More Standby Power Tips: 
  • Turn the computer off when not in use – most electricity waste occurs when they are left on for extended periods of inactivity. Avoid using screensavers – they will cause the monitors to consume the same amount of power as when it is running normally.
  • When buying new home entertainment equipment, look for the ENERGY STAR or  EcoOptions stamps of approval – they use up to 50% less electricity in standby mode.
More Energy Saving Tips:
Some of these tips we’ve put in place, while others we’re still working on. In the case of a hot water heater we’re checking out the “flash heaters” which only come on when hot water is needed. I also moved my dryer right out of the house and use either the clothes line or drying rack to dry my clothes – I realize this is probably not for everyone but works for me. 
  • Insulate air ducts and hot water pipes that run through unheated areas of the house. Insulate plastic pipes only with an approved type to insulation to avoid damaging the pipes and fittings.
  • Insulate the hot water tank, then turn down its thermostat.
  • Add plastic film over single pane windows – this can reduce heat loss by 25-50%.
  • Install ceiling fans – by running them in reverse, rising warm air will be circulated back down to the living area.
  • Install dimmer switches – turn off lights when rooms are not in use – install motion sensor lights in bathrooms and seldom used areas – switch to compact fluorescent light bulbs.
  • Replace furnace filters regularly – install a programmable thermostat – lower the temperature at night.
  • Make use of drapes – they keep the sun out in summer and the heat inside in winter.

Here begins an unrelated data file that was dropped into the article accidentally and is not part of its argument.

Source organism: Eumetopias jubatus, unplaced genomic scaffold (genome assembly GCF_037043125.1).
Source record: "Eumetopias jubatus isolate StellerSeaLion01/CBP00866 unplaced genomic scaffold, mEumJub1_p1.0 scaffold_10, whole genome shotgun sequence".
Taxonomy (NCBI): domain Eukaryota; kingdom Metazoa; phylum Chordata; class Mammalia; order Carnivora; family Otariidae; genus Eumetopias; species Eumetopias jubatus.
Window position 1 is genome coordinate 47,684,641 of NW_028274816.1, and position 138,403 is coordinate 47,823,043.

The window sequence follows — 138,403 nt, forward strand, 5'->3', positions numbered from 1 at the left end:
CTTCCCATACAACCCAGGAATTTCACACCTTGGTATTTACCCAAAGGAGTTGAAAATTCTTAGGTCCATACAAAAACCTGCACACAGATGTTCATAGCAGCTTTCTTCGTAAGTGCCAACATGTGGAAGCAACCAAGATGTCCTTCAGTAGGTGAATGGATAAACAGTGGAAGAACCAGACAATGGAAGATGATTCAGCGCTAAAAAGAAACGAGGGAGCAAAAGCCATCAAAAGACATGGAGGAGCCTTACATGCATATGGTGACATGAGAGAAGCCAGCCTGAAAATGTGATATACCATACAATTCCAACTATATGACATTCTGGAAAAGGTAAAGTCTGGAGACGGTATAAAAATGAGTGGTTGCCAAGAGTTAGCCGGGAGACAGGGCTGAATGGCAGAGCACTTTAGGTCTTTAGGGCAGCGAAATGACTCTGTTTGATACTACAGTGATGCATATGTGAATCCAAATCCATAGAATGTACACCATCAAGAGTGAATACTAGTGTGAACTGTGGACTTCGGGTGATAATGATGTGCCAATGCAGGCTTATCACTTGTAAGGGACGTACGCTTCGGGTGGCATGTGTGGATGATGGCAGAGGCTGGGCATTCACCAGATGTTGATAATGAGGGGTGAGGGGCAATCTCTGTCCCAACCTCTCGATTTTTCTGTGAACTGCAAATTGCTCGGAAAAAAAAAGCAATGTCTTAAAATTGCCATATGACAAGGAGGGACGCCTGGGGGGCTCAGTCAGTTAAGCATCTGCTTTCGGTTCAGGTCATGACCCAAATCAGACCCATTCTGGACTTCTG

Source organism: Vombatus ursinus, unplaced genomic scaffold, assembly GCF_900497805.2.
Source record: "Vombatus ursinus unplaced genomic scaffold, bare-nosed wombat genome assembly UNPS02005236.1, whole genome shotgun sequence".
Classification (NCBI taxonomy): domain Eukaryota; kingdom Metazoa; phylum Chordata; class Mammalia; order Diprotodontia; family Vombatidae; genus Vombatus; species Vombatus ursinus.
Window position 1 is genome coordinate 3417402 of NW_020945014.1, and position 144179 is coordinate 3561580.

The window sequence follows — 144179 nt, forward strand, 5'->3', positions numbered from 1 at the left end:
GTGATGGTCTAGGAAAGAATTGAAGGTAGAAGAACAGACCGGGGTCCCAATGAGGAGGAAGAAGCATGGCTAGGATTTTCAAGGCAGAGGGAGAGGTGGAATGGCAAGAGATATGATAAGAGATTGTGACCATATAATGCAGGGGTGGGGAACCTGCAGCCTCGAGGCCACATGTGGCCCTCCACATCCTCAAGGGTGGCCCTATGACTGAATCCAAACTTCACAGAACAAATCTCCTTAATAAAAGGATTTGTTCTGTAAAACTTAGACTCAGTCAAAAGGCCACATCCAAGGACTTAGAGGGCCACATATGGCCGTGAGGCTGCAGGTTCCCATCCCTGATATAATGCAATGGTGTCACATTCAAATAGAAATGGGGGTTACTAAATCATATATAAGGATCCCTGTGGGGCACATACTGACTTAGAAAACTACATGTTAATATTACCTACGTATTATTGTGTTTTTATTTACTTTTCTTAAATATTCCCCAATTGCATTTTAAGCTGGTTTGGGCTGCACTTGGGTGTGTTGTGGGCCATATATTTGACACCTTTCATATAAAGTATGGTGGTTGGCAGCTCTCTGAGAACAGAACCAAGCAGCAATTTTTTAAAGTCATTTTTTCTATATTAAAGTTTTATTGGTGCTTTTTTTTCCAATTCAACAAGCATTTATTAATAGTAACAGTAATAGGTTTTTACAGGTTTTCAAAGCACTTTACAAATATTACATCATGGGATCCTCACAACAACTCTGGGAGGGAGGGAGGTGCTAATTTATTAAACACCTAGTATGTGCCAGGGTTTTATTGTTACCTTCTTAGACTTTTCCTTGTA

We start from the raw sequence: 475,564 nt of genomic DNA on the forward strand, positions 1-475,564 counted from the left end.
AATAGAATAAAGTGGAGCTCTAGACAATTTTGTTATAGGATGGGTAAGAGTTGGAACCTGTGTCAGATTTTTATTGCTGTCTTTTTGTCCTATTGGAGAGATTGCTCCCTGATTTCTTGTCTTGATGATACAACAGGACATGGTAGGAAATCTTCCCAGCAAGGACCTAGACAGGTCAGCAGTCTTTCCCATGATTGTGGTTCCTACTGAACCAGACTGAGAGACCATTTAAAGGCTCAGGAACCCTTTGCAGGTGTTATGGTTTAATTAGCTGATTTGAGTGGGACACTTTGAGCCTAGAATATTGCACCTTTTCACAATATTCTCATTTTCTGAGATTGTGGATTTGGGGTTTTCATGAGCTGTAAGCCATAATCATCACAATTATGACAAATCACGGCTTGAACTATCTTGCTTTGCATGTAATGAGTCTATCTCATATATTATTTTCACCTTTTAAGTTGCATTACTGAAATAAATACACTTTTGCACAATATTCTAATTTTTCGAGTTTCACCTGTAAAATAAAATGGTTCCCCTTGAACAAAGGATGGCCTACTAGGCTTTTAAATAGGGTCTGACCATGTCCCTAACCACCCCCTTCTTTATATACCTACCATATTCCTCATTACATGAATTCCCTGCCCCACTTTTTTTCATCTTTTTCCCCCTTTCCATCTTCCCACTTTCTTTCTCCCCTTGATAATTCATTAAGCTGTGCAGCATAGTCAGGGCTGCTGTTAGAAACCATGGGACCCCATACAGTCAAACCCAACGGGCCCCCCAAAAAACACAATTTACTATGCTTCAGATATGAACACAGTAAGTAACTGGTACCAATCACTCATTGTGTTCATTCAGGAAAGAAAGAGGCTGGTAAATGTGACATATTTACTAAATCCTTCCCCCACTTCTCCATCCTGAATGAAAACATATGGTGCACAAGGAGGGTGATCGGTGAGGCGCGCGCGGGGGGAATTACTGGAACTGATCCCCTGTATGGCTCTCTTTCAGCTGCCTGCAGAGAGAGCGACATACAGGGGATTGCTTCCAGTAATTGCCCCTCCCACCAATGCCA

• When replacing electronic equipment or appliances, compare energy efficiency ratings.
  • When replacing a clothes washer, do so with a front-loading washer – use cold water, whenever possible.
  • Add water-saving fixtures: low-flush toilets and shower-flow restrictors.
  • Install and use a clothes line when the weather permits.
  • Use timers to delay the use of appliances until off-peak hours.
  • Only run dishwashers when full and choose the air-dry settings.
  • Refrigerators – keep coils and air inlets clean, ensure the door seals are tight, keep it full, but not overloaded.
  • Keep freezers full. If food supply is low, store extra clean blankets or other such things in there. It takes a lot more energy to cool air then a solid substance. Extra Money-Saving Tip: When the contents in my freezer start to go down, I start watching for the 10Kg bags of flour to come on sale – at 50% off. I then use these as a filler product which doubles the savings – low cost flour and lower hydro cost.
  • Plan your energy use so most can be used during off-peak hours.
Well, I think that about covers it. I may have forgotten one or two things but doing any of the above, considering of course that they need doing, will make a tremendous difference in cutting energy use and, as a bonus, will also cut your greenhouse gas emissions which will benefit us all.

My final gripe: Our actual electricity cost is just 48% of the bill while 52% is for charges that have slowly been slipped in over the past number of years, including a debt retirement charge for a debt that we all know has long been paid off. Why are we not screaming about this? If the bank continued to charge us interest for a loan that no longer existed, we’d be up in arms, so why do we tolerate this? Something to think about during the next provincial election campaign.